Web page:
I write this at a time when many entry-level workers here are seriously struggling, unable to feed themselves or pay rent on minimum wage. I feel embarrassed to look at my quite high income and still feel so hopeless, because if I feel hopeless, how on earth is the rest of everyone supposed to feel?

I’ve come to accept that if I’m going to have children we can’t stay here. I don’t have a solution yet or an answer to “where to do we go,” but sooner than later we have to get out. I’ll very much miss the beautiful scenery and sunshine. I’ll look back on my 20s and be glad I had the opportunity to live in such a glorious part of the world. But it’s time to grow up and move out. Or, at least it will be soon.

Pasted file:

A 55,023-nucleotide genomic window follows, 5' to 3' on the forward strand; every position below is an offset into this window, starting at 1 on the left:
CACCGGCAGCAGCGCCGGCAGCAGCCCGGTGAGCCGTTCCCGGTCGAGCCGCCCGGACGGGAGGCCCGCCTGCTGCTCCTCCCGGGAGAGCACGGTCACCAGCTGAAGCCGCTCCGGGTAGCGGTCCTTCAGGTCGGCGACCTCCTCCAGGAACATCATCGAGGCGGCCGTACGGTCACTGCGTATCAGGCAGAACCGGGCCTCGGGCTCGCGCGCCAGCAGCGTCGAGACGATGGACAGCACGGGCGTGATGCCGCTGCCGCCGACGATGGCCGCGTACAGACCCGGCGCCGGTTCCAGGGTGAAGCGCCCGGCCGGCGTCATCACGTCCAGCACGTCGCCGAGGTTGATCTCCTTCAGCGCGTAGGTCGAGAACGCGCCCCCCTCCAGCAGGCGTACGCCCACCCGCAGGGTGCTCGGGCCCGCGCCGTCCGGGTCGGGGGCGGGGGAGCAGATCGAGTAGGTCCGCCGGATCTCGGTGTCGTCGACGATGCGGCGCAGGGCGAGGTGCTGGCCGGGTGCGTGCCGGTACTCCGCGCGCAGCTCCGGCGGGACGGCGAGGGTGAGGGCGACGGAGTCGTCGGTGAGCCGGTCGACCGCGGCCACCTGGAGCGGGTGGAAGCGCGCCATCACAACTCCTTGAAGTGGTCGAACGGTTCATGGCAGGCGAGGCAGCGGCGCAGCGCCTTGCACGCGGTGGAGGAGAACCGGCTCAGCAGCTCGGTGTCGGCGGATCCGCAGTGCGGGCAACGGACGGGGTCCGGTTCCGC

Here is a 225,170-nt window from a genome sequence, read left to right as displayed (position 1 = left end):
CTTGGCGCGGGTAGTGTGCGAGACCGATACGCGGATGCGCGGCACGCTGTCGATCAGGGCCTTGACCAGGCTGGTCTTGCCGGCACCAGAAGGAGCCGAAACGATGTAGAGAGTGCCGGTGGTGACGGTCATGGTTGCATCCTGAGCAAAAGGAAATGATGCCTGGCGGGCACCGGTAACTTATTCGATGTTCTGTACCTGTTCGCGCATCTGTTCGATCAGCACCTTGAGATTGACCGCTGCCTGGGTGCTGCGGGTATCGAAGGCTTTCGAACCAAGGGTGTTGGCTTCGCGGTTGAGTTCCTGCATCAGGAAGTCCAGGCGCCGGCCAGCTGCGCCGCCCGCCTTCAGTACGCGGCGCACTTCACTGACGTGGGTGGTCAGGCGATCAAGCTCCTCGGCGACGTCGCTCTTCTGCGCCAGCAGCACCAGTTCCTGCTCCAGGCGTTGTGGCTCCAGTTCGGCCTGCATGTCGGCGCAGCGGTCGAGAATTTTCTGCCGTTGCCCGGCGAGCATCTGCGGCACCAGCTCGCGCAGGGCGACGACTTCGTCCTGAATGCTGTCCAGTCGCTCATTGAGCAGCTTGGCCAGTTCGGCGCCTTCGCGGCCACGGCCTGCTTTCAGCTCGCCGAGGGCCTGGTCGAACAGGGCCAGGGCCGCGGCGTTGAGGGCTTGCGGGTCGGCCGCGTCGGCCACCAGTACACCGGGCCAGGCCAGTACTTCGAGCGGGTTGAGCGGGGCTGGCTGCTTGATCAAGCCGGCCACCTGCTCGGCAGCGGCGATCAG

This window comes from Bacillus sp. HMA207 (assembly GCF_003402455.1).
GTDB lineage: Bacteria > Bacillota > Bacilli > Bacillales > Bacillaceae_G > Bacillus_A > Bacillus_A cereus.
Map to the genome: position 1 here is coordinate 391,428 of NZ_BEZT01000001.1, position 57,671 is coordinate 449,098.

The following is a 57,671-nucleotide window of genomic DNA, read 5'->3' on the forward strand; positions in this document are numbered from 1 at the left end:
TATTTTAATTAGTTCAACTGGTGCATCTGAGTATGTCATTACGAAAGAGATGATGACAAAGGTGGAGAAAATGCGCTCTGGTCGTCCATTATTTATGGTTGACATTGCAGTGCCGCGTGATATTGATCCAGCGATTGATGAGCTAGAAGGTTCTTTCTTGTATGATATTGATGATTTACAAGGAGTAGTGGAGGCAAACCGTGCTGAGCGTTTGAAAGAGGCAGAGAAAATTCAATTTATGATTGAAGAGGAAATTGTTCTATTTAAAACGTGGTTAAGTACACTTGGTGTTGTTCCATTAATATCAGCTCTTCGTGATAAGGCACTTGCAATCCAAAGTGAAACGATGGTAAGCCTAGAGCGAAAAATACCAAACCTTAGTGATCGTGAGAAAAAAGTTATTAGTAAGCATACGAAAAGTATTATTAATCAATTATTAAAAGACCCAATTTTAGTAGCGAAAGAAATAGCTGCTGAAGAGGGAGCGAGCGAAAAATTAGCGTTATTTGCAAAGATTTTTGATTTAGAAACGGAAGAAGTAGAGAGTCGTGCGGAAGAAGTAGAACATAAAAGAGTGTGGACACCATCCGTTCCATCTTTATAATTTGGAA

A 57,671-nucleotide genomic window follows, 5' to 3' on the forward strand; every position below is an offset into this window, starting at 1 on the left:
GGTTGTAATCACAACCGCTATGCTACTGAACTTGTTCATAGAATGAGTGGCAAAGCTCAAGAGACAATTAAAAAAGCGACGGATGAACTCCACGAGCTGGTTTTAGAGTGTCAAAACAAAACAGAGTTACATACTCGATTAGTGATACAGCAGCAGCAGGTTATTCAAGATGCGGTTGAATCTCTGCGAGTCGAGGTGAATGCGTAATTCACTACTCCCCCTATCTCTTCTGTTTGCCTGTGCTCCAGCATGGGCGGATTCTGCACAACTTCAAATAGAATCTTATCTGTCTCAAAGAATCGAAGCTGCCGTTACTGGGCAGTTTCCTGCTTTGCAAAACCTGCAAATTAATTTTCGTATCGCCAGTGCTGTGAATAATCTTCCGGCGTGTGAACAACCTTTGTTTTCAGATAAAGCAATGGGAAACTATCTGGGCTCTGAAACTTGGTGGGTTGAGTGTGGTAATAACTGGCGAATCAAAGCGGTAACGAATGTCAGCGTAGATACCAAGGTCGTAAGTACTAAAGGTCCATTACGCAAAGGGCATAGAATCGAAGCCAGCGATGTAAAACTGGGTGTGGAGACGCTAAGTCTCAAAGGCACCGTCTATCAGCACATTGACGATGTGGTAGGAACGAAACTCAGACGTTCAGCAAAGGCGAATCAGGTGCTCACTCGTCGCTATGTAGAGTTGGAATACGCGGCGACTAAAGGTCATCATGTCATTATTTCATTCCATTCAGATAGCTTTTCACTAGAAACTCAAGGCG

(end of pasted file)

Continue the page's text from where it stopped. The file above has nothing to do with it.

People say to not worry about the future and to just live in the moment. I find it very hard to do that. We now face the choice of staying in our current apartment and paying an extra $2000 to do so next year (and continuing my 3 hour a day commute) or finding a place closer to work that will either be more expensive or less livable or both. We’ll probably just stay here for another year – neither of us wants to deal with moving, and $2000 doesn’t seem like that much compared with the inconvenience of finding a new apartment and lugging our stuff to it… moving isn’t free either. So we’ll probably give it on more year here and hopefully by the end of the next lease I’ll be pregnant and we can then figure out where on earth we’re going to live in the future (aka not California.)